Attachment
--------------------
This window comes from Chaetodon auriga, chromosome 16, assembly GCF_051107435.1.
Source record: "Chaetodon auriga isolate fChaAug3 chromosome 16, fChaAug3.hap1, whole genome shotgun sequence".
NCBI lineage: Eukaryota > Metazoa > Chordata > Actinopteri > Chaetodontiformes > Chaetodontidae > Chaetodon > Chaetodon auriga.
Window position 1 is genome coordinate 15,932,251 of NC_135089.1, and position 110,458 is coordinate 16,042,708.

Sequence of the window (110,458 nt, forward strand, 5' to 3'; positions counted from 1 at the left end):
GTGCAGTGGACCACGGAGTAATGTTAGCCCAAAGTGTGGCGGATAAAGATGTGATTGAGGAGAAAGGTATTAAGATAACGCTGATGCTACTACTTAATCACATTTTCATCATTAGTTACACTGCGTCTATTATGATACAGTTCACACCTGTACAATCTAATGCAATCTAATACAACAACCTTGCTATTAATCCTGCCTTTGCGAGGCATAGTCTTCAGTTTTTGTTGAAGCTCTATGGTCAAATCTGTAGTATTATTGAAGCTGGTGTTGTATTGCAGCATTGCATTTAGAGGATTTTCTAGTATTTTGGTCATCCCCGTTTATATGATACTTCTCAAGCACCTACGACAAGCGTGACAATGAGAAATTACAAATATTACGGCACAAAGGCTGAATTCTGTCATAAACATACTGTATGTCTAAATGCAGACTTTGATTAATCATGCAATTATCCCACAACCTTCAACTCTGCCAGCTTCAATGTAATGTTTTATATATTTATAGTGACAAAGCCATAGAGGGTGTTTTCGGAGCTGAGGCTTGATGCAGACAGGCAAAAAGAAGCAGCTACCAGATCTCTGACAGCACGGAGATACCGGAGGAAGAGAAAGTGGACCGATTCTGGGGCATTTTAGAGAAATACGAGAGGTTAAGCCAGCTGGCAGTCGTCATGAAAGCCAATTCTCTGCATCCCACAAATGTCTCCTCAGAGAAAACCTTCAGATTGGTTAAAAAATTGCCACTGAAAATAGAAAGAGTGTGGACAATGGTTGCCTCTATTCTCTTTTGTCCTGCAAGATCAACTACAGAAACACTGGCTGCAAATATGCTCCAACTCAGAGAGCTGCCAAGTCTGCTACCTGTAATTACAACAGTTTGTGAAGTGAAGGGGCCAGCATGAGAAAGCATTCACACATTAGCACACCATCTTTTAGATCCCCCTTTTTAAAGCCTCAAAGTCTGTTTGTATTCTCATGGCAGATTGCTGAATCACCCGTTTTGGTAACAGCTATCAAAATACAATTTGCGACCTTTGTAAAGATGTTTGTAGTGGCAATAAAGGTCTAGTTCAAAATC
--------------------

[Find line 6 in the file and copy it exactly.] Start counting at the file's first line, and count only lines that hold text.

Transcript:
GTGCAGTGGACCACGGAGTAATGTTAGCCCAAAGTGTGGCGGATAAAGATGTGATTGAGGAGAAAGGTATTAAGATAACGCTGATGCTACTACTTAATCACATTTTCATCATTAGTTACACTGCGTCTATTATGATACAGTTCACACCTGTACAATCTAATGCAATCTAATACAACAACCTTGCTATTAATCCTGCCTTTGCGAGGCATAGTCTTCAGTTTTTGTTGAAGCTCTATGGTCAAATCTGTAGTATTATTGAAGCTGGTGTTGTATTGCAGCATTGCATTTAGAGGATTTTCTAGTATTTTGGTCATCCCCGTTTATATGATACTTCTCAAGCACCTACGACAAGCGTGACAATGAGAAATTACAAATATTACGGCACAAAGGCTGAATTCTGTCATAAACATACTGTATGTCTAAATGCAGACTTTGATTAATCATGCAATTATCCCACAACCTTCAACTCTGCCAGCTTCAATGTAATGTTTTATATATTTATAGTGACAAAGCCATAGAGGGTGTTTTCGGAGCTGAGGCTTGATGCAGACAGGCAAAAAGAAGCAGCTACCAGATCTCTGACAGCACGGAGATACCGGAGGAAGAGAAAGTGGACCGATTCTGGGGCATTTTAGAGAAATACGAGAGGTTAAGCCAGCTGGCAGTCGTCATGAAAGCCAATTCTCTGCATCCCACAAATGTCTCCTCAGAGAAAACCTTCAGATTGGTTAAAAAATTGCCACTGAAAATAGAAAGAGTGTGGACAATGGTTGCCTCTATTCTCTTTTGTCCTGCAAGATCAACTACAGAAACACTGGCTGCAAATATGCTCCAACTCAGAGAGCTGCCAAGTCTGCTACCTGTAATTACAACAGTTTGTGAAGTGAAGGGGCCAGCATGAGAAAGCATTCACACATTAGCACACCATCTTTTAGATCCCCCTTTTTAAAGCCTCAAAGTCTGTTTGTATTCTCATGGCAGATTGCTGAATCACCCGTTTTGGTAACAGCTATCAAAATACAATTTGCGACCTTTGTAAAGATGTTTGTAGTGGCAATAAAGGTCTAGTTCAAAATC